Dow closes with gain of 1,300 points as American jobless skyrockets

Lucy Bayly

Wall Street rallied for the third straight day Thursday, with investors showing renewed confidence in the economy despite record-breaking unemployment claims as business activity grinds to a halt nationwide.

The Dow Jones Industrial Average ended the day with a gain of just over 1,300 points, or almost 6.5 percent. The S&P 500 and the Nasdaq closed higher, up by around 6 percent each.

Traders remain optimistic that Congress will pass the $2 trillion coronavirus relief package that will give a boost to businesses ravaged by the coronavirus pandemic and provide support to unemployed Americans.

New jobless claims from the Department of Labor showed a staggering 3.28 million Americans filed for unemployment last week, the first official snapshot of the economic damage wrought by the coronavirus pandemic.

The massive spike in unemployment claims comes as nationwide lockdowns to halt the spread of the virus have kept Americans going from work, forced many companies to shut their doors and lay off staff.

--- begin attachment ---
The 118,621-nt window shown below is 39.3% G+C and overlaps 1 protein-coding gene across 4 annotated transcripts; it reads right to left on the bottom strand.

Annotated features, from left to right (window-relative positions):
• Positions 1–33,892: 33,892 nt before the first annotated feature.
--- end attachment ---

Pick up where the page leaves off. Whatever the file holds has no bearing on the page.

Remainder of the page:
While economists and market participants were expecting an outsize number of unemployment claims, Thursday's total was far higher than anticipated, outpacing expectations of around 1 or 2 million.

However, the figure was dismissed by Treasury Secretary Steven Mnuchin.

“I just think these numbers right now are not relevant,” he said Thursday in an interview with CNBC.

Robard Williams, a senior vice president at Moody’s analyst service, said that while the Federal Reserve and the government have intervened to soften the blow, “this week’s unemployment insurance claims provide a clear gauge of the substantial negative impact the coronavirus pandemic has had on the U.S. economy, which we expect to slide into recession this year."

Federal Reserve Chairman Jerome Powell echoed that sentiment in a rare interview Thursday morning, telling Savannah Guthrie on NBC's "TODAY" show: “We may well be in a recession, but I would point to the difference between this and a normal recession. There is not anything fundamentally wrong with our economy. Quite the contrary. We are starting from a very strong position.”